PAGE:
Let’s follow more KVK outbound shipping.

Sunday night I also noticed Gazela exiting Delaware Bay.  Almost two years ago, I stood watch on Gazela inbound from just east of Cape May and upward toward Wilmington, midnight to six, a thrilling experience.   If you’re local or can get here by this weekend, come see pirate burlesque on Gazela.  Get tickets here.

As Mariposa and McAllister Girls tango eastbound on the KVK, crew retrieve Girls’ line.  Just a few days ago, Girls participated in the foggy loading process of Swan.

In the wee hours this morning, I noticed B. E. Guayas (all 257′ loa of her) approach from the south and Eagle from the East.

Line back onboard, crewman flakes it out for the next job.

Also in the wee hours this morning. APL Indonesia heads back for China already, passing between Pride of Baltimore 2 and Cuauhtemoc, converging upon the sixth boro.   Here’s a quite poor foto I got of her at Pier 17 five whole years ago  . . . before this blog sprouted chin feathers!!  For a guide to pronunciation, click here.

Next . . .

Also by Tuesday morning, more Opsail vessels have converged within the sixth boro.  See Gazela at Pier 25 Manhattan, and over at the cement pier in Brooklyn is . . . . Alice!!!    Alice Oldendorff!!    My point is . . . Opsail happens within a context.

More vessels leave via the KVK Sunday to make way for those like APL Indonesia and scores of others arriving.   Below are Cosco Kobe and MSC Natalia.

And when I woke up this morning, Eagle was doing a turn in the Narrows while Scotty Sky (52 years young . . .  bless her vital Blount-built tanks!) was supplying Gloria with liquid sustenance.

Final shot . . . no one’s walking the plank here.  It’s the docking pilot debarking Cosco Kobe (check out her port history and more here.) onto Catherine Turecamo.

Enjoy Opsail and Fleet Week, starting tomorrow.    All fotos and captures by Will Van Dorp.

Latest . . . J.S. El Cano (1927 built and 371 ‘ loa) has popped up on AIS;  I had seen her in the wee hours.  Cisne Branco, La Belle Poule, Etoile, and all the FleetWeek vessels are still out of range or in stealth mode.

Unrelated:  Who works at the highest elevation in NYC?  Tom Gordon.   And, bothered by the rain today?  Read this from Zinder.

More context:  Click on the word for ships (in no particular order) of the Mexican Navy,  Ecuadorian Navy, Colombian Navy, Indonesian Navy, Brazilian Navy, and Spanish Navy.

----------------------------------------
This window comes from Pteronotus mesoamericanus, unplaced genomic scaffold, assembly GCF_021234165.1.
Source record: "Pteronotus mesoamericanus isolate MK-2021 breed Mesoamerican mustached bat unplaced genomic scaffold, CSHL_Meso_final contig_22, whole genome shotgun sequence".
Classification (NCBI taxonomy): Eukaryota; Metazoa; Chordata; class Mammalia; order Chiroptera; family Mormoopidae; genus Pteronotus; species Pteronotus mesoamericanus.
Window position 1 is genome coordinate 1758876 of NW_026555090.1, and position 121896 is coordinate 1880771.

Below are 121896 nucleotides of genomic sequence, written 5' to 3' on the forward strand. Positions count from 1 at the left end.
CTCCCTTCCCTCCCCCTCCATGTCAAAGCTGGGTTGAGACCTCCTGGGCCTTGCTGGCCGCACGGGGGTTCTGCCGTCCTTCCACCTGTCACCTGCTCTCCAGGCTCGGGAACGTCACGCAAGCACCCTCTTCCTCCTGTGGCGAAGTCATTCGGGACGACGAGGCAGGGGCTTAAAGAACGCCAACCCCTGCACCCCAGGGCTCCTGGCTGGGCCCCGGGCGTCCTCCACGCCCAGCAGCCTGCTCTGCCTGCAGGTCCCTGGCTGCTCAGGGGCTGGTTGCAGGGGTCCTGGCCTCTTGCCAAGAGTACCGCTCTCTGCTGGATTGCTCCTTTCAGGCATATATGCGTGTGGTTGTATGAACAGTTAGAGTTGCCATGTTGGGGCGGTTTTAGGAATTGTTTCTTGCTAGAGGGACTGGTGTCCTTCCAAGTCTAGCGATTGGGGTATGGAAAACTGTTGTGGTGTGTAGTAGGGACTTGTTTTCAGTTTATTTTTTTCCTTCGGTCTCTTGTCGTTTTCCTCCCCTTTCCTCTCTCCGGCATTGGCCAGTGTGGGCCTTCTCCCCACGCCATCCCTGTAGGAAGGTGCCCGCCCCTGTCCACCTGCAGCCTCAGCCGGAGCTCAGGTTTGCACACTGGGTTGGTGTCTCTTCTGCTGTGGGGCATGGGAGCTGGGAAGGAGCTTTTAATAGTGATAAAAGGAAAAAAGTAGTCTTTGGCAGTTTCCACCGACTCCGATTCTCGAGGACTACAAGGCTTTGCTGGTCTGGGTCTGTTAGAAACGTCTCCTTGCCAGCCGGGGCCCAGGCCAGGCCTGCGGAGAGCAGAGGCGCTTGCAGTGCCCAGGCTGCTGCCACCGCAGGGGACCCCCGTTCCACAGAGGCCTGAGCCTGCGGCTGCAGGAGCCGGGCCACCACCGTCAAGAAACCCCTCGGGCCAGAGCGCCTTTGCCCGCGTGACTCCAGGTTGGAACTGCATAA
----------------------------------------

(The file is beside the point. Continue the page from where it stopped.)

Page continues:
The first 11 fotos here come compliments of bowsprite, who was so eager to get fotos of Ambrose‘ return that she admits to running out to the East River to get these shots  …  in her pyjamas …!   Now THAT would have been a sight to see.  As evidenced by her posts here and here, she IS a devotee of lightships.

I leave most of the narrative here to her fotos, which begin here are a parade processed past the heliport along the East River.

Keep in mind that Ambrose in not moving under its own power, but

traveling on the hip of Charles D. McAllister, whom I foto’d from seagull perspective recently.

Ambrose clearly demonstrates some power here versus this hecilopter.

That’s Brooklyn Heights in

the distance.

Now pay a modicum of attention to the vessel way out beyond the Brooklyn and Manhattan Bridges.

For a resplendent Ambrose, it’s homecoming!  I hope you can come to the welcome back ceremony on the pier next Monday evening, March 12.

Again, note the ship in the way background.

A radiant Ambrose gives new meaning to the term “lightship.”

Docklines are tossed . . . she’s home!

Et voila!  Guess who’s back in town . . . Ms. O, Alice . . . my first love!

More seriously, I’ve written about a crypto-lightship in town here and here after being tipped off by Jeff S.

The final foto above comes thanks to Mike Cohen . . . who snapped it from Brooklyn Heights.

So here’s a matter to speculate about:  Ambrose‘ return attracted some of the mainstream media.  Is it possible that these media are starting to pay more attention to folks’ attention paid to water and harbor and sixth boro events?

Here was #1 of this series, started earlier this month, featuring quite random fotos and thoughts.  Here’s a shot looking toward Shooters and Elizabeth, NJ.  In the foreground just off the street and that bell tower and to the left of the cement silo are three . .  actually four identical brown brick structures; the fourth one is mostly obscured by the silo.  I have no clue, although they look like pylons to a structure long gone.  Help?

To give a sense of scale of vessels in the KVK, I’m fairly tall, measuring 1.8796 m by last calculation.  If I could stand on the waterline, the spritz here would come up past my knees.

Standing here, I could barely reach up past the bottompaint green into the MOL blue.

Tides were quite extreme last week, although I haven’t researched beyond that.  The indicator was

stuff like this long submerged engine showing off its transformation.

In a bit, I’m hitting the road . . . gallivant time, so many places to see along so much highway and way too little time.  The blog may vacate for a few days . . .  But on the 26th, whether I post or not, this blog has its fifth anniversary.  This is post #1608 in the past 1825 days.  Post #1 was prompted by my huge stone-bellied muse.  Thanks so much for reading;  I’ve had a blast.  I’m eager to get gone and then get back.